Lack of opportunity does not mean lack of aspiration, and LandAid House will help young people to unlock it.
Everyone deserves a good first start in life. I was lucky enough to have one – a conventional’ path through a good school, two parents who encouraged me in my chosen degree and a solid network of friends and family that ensured I sailed comfortably through the rocky waters of their divorce.
In an increasingly competitive job market for young people, whereby a university degree is often a pre-requisite for employment, we see the benefits that this good first start can bring; the financial means to pursue higher education, high levels of aspiration and the security blanket of a safe and secure home and family.
The property industry is a stand-out example of an industry with a long way to go with regard to socio-economic diversity. Although there are encouraging initiatives to create positive change through apprentice schemes, scholarships and other initiatives, those who enter the surveying profession often come from a number of select universities, which have drawn from a pool of candidates with similar backgrounds.
However, lack of opportunity does not mean lack of aspiration. Last week, I, together with other members of the property industry, visited the future LandAid House, which, when completed in 2019, will become a pioneering scheme providing 146 bedrooms for young people at risk of becoming homeless in London.
As Chris East, Appeal Director for City YMCA London, explained to us, many young people who come to the YMCA for help often come from broken homes with little or no parental support; however, they have not lost their dreams, with aspirations ranging from singers to doctors and businesspeople. What they have missed out on is a safe and well-adjusted environment during childhood in which to gain qualifications, get the right support and understand how to make the transition into adulthood whereby they can carve out a career path and stand on their own feet.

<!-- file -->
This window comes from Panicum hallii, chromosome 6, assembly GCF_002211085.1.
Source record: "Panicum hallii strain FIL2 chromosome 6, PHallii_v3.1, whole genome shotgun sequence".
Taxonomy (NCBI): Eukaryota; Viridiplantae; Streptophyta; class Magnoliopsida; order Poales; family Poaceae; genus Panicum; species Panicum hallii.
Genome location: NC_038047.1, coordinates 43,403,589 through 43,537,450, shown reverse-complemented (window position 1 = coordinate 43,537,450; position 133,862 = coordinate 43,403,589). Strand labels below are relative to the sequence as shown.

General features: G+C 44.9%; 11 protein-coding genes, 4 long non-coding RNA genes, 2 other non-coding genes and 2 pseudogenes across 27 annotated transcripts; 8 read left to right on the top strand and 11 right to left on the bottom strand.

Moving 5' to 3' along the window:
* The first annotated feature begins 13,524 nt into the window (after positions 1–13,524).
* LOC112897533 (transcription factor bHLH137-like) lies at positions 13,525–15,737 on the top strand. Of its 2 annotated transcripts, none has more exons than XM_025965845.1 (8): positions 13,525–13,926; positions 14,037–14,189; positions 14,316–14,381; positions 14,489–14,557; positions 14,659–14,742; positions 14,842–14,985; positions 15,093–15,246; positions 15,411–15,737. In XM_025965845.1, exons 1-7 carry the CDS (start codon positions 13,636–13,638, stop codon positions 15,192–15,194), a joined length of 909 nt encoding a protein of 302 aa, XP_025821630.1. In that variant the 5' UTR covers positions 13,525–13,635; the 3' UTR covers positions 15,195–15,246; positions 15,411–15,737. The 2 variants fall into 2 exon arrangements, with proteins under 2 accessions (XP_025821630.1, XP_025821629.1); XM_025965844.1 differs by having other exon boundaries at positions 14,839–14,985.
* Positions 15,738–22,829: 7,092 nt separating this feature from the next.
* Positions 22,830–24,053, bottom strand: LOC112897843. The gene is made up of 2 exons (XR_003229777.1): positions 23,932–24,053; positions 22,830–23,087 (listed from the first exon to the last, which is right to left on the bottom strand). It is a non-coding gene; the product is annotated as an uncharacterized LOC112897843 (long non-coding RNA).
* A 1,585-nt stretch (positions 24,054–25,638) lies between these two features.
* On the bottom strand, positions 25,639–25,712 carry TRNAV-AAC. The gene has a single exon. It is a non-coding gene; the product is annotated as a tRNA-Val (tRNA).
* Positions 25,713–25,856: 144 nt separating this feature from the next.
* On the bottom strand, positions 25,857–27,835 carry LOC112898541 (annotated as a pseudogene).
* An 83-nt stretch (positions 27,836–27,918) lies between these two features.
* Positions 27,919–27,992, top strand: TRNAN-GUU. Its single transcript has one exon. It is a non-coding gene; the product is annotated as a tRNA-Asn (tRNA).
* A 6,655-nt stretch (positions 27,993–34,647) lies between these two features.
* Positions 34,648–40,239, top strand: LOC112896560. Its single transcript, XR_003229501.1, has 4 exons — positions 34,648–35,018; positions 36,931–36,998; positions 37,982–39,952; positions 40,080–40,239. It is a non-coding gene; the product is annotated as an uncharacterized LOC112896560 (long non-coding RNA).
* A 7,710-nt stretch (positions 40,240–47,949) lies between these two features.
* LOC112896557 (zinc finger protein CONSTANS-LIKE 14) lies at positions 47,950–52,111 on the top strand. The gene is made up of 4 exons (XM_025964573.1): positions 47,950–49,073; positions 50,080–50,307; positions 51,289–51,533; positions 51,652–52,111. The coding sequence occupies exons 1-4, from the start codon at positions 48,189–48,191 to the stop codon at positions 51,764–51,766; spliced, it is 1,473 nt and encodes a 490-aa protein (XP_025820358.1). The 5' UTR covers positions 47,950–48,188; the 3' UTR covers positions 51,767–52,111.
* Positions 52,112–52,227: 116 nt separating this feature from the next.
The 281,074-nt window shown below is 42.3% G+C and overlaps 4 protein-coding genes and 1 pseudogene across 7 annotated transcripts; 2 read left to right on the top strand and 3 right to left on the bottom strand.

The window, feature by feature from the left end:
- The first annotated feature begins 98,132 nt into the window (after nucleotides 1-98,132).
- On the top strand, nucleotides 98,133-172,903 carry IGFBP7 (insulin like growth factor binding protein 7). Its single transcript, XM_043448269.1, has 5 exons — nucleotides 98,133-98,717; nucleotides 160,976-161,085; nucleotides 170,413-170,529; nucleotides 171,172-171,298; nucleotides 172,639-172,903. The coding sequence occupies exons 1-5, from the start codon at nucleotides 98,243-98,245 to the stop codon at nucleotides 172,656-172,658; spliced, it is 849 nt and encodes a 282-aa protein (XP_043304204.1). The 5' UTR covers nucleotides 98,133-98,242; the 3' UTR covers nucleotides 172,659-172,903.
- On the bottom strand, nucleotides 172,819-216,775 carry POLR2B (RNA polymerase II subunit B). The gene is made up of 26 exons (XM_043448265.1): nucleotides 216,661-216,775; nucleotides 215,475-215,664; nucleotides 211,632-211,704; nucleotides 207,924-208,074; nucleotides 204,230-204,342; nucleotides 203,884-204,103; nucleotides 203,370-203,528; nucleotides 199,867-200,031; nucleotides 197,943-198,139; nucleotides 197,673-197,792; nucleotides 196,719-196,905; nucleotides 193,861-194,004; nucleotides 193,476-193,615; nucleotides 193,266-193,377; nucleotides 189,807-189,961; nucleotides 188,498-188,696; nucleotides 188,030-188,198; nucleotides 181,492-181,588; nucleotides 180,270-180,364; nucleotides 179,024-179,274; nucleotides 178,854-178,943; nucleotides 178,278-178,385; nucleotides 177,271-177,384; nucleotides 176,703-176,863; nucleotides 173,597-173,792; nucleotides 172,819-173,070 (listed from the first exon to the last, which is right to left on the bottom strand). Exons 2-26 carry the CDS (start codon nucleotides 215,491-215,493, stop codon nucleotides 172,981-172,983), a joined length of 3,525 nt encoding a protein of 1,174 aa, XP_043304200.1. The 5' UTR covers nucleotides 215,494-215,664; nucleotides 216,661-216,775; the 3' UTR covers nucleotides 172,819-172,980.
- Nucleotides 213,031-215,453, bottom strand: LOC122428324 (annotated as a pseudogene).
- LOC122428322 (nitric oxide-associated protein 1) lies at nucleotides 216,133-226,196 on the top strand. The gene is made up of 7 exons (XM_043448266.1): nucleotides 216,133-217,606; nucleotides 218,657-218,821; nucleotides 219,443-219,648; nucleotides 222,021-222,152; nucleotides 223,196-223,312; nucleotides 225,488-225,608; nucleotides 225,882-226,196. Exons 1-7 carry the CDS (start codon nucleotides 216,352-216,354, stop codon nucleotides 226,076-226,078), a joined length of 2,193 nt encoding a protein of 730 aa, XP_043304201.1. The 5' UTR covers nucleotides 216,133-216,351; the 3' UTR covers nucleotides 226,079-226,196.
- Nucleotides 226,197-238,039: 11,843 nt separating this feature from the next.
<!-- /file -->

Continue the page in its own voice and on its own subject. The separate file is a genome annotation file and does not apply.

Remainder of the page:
Society is often too quick to demonise rather than empathise when it comes to those sleeping rough. We often attribute their circumstance to their own personal choices, citing drugs, gambling and alcohol abuse as possible reasons for homelessness. However, an unstable upbringing is not a choice; nor is a lack of opportunity, lack of social support, poor mental health, or abuse in childhood. All are factors which can lead to homelessness, and all are factors often outside of an individual’s control.
While many of London’s young vulnerable people may not have had a good first start, LandAid House is one of the many projects out there offering them a second one. It will offer a safe place to live as they prepare to transition to shared accommodation, and provide support and training to help them develop the skills they need to live independently. Dedicated project workers will offer one-to-one advice on designing a realistic plan to unlock aspiration and develop a potential career trajectory.
Supporting society’s most vulnerable requires a shift in mindset; from blaming and negating responsibility to understand our collective role in supporting those who may not have anyone else to turn to. Through LandAid House, the YMCA, LandAid and all its supporters are assuming this mantle, and the continued support of the wider public is vital to securing its future.